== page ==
1. How are you using this resource?
The way we use PIRA and PUMA has changed since the lockdown due to Covid, as we weren’t able to administer our summer tests at the normal time due to school closures. Instead, we used them to establish a baseline when the children returned to school in August, because we hadn’t seen them physically in nearly 6 months. We’re using the tests to track attainment and progress between their autumn and summer tests. Currently, we use them with Years 2-6 but this year we are going to extend this to include the summer tests in Year 1.
2. Why did you choose this resource?
I’ve used PIRA and PUMA in my previous school, and for us there’s a certain level of rigour in PIRA and PUMA that we were looking for. As a British international school we are also looking to benchmark ourselves against national standards in the UK. As you know, PIRA and PUMA give you that benchmark and the gap analysis allows us to look at where the children’s gaps are and to measure progress between the two assessment points. We opted for the paper versions rather than the interactive tests for several reasons, but mostly as our students are used to writing on paper. For teachers marking the paper tests it gives them an insight into where their students went wrong in the process. With that comes some manual input of the scores into MARK which can be time-consuming, but we have a good team who understand their role and part of the process. We took a lot of time before launching to go through PIRA and PUMA with our year leaders, class teachers and classroom assistants so that everyone understood why we were putting resources into this project. This isn’t just a pencil and paper data exercise; it’s a really useful tool and I was amazed at the positive reception we had from our team.
3. Is the resource flexible? How?
Yes, we like that we can set our own dates for when we run the tests. Being out in Malaysia we had a delay in delivery when we first started, but the standardised scores still worked fine for us. When we came back to the new school year in August, we were able to use our Summer tests as a baseline and we can use as much or as a little data as we want. It’s not like the SATS where you get one week and you have to do all of your testing in that time. Although we’re benchmarking, we’re not being externally moderated, so we can do it as and when we feel is right.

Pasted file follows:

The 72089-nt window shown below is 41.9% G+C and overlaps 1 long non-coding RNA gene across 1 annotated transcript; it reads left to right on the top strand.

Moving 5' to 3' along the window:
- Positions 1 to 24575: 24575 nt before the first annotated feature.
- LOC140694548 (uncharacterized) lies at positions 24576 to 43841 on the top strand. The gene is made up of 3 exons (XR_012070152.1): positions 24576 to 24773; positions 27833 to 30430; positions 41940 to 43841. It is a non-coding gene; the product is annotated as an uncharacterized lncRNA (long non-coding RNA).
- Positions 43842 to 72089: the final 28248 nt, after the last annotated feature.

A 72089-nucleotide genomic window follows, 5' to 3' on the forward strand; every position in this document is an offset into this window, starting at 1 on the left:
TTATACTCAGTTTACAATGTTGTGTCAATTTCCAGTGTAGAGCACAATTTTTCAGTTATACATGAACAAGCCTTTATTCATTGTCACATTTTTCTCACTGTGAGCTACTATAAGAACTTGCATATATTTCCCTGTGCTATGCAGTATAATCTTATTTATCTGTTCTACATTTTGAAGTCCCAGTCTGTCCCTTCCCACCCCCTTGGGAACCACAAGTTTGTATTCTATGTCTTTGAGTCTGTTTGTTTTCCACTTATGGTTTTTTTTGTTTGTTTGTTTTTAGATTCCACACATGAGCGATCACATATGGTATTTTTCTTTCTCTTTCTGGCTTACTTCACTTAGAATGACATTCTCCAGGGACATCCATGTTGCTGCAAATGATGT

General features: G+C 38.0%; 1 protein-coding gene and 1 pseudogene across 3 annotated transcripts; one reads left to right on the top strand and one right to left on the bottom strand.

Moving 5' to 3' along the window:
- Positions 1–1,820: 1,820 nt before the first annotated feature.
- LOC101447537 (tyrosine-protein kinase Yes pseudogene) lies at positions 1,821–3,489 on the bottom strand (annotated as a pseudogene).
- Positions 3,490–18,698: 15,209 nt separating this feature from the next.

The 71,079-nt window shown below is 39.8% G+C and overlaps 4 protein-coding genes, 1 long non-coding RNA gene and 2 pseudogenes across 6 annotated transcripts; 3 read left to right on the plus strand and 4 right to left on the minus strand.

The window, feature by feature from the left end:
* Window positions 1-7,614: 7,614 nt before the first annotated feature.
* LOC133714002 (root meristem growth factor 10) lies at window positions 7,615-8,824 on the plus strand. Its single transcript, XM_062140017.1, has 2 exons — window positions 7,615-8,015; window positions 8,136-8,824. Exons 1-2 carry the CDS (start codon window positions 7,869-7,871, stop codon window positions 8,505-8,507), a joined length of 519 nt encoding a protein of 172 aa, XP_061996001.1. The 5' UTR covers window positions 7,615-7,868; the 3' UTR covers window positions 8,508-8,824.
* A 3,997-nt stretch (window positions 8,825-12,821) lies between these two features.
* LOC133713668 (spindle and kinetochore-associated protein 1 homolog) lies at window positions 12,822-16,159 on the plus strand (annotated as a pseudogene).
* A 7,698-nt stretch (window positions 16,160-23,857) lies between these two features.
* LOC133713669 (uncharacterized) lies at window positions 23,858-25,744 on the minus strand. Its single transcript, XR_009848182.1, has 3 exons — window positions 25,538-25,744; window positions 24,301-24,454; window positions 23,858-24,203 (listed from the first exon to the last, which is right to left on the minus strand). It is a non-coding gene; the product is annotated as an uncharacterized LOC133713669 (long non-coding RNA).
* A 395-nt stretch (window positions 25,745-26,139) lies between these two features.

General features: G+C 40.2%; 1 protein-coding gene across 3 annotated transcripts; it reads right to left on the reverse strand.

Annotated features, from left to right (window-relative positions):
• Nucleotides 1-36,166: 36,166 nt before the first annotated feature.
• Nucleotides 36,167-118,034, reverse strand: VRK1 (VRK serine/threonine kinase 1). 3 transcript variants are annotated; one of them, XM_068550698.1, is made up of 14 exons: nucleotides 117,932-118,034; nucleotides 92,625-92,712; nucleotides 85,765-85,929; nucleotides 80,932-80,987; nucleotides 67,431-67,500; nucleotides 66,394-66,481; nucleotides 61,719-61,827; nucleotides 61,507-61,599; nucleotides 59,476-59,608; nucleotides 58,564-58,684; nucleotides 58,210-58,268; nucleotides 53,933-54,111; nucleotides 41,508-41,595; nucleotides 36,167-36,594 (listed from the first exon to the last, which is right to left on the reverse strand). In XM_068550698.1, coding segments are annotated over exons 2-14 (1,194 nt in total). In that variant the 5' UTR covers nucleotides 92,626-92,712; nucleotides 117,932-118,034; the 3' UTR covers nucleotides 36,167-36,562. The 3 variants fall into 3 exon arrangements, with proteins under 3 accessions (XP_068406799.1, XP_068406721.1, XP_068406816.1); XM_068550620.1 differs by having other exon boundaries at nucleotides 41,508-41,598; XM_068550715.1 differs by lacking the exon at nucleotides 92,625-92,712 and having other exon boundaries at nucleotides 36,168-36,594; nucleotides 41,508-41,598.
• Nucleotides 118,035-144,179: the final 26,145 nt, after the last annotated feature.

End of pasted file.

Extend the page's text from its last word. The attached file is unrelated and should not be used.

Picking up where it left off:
4. How has it helped to direct your teaching plans?
First of all there’s been a development of our curriculum needs, as the team has learned how to really interpret the data from the tests and analyse the gaps across the whole school, and that’s had a real impact on how we’re developing our curriculum. For example, in Reading we’ve developed our teacher assessment based on a lot of what we’ve learned from PIRA. For Maths, we’re teaching a Mastery curriculum and we’re using PUMA as a good overall checkpoint to see that we are covering all the areas and if there is one particular strand that is weaker than the others. We’re then able to focus more on that strand in our overall curriculum approach. For example, we identified geometry as a weakness for us, and when you look at the mastery curriculum, geometry is often taught at the end of the term, and there is sometimes a risk of it being rushed at the end of the year. We’ve re-evaluated our curriculum maps as a result to make sure that doesn’t happen anymore. Another thing that we really like about PIRA and PUMA is that they pick up on prior knowledge, so we’re actually testing for retention of that knowledge as well as progress which is really important for us.
5. What did you not like about it?
We like PIRA and PUMA a lot, the only issue is that it is sometimes anglicized. For example, PUMA refers to pounds and pence. It’s a hundred pence to the pound and a hundred cents to the ringgit which is similar enough for our teaching purposes, but it is a funny thing with British international schools where we teach UK money yet these children may never go the UK. With PIRA as well there are some colloquialisms that some ESL children won’t have come across, but it doesn’t mean that they’re not good readers and have good comprehension. If we could have our perfect test it would be a little more generic and internationally focused.
6. Would you recommend this resource to other schools? Why?
I would! It gives us a rigorous benchmark, and it’s very quick and easy. As soon as you’ve got that data into MARK you can interpret it in so many different ways. It’s not just an exam or a test, it goes much deeper than that. It’s ideal for any school that wants to have really relevant data to use to improve teaching and learning to raise standards.
7. Any other comments:
RS Assessment has done really well at creating this resource, it’s clear that a lot of thought and effort has gone into it. There are a few technical problems now and again but it works, and it does what we need it to do. We’re hoping to build on this year on year and continue to use it successfully. We’ve just ordered the new editions and are keen to explore the new content.